I met him in the cells: he was forty-five, a man of extraordinary presence and dignity. For the six months since his arrest, he had been held in solitary confinement in a stifling corrugated-iron cell in a disease infested bush prison. He had nonetheless managed to acquire a Biro and toilet paper: from the sole of his shoe he produced for me his prison diary, an Andrex scroll in minute but copperplate handwriting which detailed his brutal treatment. As a consequence he was in poor health and believed he would die in prison if he had to serve the full term of five years, but to secure his release he would have to accept a plea of treason ‘with an intention to impair the sovereignty of the state of Venda’. As Robert explained to me, ‘there is no way, absolutely no way, that I can bring myself to acknowledge the existence of the state of Venda’.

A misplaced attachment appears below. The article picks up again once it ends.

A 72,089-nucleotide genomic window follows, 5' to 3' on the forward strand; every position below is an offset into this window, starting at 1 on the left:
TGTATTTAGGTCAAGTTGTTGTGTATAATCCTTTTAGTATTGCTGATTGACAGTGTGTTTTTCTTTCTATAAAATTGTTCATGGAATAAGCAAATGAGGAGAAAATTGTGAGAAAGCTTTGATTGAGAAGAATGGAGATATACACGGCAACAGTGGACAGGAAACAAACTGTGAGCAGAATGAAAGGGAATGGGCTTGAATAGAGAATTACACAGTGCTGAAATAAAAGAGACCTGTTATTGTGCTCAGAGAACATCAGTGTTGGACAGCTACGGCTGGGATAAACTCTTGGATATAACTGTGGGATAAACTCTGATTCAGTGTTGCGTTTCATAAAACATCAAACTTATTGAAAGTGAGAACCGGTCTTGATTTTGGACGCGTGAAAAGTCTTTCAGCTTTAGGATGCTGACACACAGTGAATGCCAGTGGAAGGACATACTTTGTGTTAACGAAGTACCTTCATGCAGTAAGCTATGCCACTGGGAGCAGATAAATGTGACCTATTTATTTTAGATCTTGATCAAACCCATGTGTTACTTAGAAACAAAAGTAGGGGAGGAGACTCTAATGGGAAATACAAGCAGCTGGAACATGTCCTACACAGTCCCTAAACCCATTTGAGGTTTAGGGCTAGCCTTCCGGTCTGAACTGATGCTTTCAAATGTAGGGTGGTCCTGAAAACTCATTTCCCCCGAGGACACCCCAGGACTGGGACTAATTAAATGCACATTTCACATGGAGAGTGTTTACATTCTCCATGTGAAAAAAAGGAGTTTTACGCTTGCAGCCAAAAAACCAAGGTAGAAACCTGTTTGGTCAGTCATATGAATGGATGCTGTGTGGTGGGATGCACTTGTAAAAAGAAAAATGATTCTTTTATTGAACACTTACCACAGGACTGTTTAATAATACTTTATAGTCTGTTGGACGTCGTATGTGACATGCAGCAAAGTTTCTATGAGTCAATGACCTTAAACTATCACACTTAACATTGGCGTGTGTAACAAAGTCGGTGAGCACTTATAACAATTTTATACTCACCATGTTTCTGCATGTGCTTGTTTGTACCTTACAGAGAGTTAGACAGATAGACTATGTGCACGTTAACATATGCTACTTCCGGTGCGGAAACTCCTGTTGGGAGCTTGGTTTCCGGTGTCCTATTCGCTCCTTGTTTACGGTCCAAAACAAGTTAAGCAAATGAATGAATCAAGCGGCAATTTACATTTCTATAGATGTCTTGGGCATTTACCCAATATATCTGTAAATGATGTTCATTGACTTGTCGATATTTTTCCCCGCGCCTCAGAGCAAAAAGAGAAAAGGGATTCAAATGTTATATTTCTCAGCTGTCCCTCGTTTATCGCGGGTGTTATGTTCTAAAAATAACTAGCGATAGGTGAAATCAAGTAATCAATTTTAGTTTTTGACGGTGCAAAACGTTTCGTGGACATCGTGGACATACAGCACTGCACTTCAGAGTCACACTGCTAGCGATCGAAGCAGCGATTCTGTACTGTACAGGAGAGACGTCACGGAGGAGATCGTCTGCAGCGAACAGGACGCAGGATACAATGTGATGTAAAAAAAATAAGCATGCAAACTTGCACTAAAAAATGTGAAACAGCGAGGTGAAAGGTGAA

There was no moving him. His lawyer tried, and so did I. But this man, for all the suffering and probable death that a five-year sentence would entail, could not acknowledge the existence of Venda as an independent sovereign state. He was right, of course, as a matter of principle: the ‘state’ of Venda was a sick joke perpetrated by the Afrikaaner government as a cover for apartheid. But would it really matter to anyone if, to save his life, he accepted in court that he had impaired its non-existent sovereignty? It mattered to Robert Ratshitanga. With all the integrity which must have attended Sir Thomas More’s refusal to take an oath in full knowledge of the deadly consequences, he unswervingly declined to receive mercy by entering a fraudulent plea. So he was instead committed under the South African Terrorism Act, and was marched off into captivity and obscurity, where subsequent inquiries have failed to locate him. He lives on vividly in my mind as a true prisoner of conscience. Much as I respect the iron will that stayed in the soul of Nelson Mandela, and enjoyed at first hand the feisty righteousness of Bishop Tutu, it was the meeting with Robert Ratshitanga which convinced me of the moral imperative of overthrowing apartheid.